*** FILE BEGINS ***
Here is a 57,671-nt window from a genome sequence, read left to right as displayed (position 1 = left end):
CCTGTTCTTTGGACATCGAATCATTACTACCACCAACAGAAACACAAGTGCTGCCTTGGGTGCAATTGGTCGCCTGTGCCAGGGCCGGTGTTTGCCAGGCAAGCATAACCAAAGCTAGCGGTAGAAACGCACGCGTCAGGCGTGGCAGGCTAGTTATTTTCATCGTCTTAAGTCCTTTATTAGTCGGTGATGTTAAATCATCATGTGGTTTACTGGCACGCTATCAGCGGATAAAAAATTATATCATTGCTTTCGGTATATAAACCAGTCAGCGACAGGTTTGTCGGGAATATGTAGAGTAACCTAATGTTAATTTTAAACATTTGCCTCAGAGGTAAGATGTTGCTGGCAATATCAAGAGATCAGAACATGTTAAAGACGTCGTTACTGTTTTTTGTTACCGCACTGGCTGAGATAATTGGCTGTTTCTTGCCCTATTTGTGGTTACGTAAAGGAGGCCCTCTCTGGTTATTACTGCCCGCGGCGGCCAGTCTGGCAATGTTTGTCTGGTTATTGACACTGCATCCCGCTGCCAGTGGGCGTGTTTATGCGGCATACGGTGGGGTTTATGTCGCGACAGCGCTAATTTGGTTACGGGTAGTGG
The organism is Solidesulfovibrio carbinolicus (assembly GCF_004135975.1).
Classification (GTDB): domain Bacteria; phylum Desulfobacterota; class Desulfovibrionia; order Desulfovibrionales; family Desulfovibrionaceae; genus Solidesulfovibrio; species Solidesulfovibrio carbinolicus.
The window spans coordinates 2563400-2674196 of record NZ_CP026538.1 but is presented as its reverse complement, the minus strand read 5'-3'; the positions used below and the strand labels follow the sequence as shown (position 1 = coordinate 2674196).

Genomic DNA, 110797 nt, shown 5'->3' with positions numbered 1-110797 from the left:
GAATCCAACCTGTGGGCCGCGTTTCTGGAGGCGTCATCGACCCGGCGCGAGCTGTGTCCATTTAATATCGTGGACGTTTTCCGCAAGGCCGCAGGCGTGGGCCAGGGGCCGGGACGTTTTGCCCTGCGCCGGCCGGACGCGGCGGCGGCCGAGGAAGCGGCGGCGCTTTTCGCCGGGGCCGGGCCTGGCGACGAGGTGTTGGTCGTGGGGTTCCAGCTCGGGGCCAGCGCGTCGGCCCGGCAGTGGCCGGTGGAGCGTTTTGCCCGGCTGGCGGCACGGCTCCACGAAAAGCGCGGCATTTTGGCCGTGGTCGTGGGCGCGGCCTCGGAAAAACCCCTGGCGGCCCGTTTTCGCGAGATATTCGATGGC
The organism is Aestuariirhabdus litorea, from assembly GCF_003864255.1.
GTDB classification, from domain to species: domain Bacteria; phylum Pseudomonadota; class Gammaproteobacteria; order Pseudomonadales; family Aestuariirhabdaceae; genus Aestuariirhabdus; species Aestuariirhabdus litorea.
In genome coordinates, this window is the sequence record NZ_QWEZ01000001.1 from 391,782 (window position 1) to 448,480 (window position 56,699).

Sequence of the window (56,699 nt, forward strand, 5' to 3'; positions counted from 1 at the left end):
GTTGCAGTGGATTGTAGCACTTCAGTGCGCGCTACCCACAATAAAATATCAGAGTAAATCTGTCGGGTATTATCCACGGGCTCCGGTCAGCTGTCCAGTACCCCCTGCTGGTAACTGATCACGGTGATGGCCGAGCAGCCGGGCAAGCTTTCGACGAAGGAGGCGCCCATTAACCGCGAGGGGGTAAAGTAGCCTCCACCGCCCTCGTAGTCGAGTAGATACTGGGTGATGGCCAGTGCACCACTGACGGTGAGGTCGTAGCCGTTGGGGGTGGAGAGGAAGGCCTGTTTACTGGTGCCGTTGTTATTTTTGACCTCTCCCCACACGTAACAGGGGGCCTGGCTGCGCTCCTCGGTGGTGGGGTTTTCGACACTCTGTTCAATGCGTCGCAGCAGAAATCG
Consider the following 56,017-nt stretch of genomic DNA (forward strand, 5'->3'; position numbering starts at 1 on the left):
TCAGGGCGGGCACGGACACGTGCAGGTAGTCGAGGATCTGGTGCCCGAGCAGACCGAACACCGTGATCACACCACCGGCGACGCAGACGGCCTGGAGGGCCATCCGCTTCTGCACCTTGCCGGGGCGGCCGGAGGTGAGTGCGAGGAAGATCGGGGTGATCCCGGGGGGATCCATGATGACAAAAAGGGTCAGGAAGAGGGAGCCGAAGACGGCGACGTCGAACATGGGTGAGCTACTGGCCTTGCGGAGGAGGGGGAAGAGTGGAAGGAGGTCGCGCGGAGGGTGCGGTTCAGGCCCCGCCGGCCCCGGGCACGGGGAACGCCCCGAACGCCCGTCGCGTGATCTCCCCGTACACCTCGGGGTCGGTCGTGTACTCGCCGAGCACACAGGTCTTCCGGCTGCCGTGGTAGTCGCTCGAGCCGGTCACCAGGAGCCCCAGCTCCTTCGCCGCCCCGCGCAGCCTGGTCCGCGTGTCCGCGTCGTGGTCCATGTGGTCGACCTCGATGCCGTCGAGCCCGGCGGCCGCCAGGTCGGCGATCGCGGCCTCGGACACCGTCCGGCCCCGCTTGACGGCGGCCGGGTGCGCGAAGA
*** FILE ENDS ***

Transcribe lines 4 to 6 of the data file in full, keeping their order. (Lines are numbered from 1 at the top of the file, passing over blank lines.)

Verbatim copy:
Classification (GTDB): domain Bacteria; phylum Desulfobacterota; class Desulfovibrionia; order Desulfovibrionales; family Desulfovibrionaceae; genus Solidesulfovibrio; species Solidesulfovibrio carbinolicus.
The window spans coordinates 2563400-2674196 of record NZ_CP026538.1 but is presented as its reverse complement, the minus strand read 5'-3'; the positions used below and the strand labels follow the sequence as shown (position 1 = coordinate 2674196).

Genomic DNA, 110797 nt, shown 5'->3' with positions numbered 1-110797 from the left: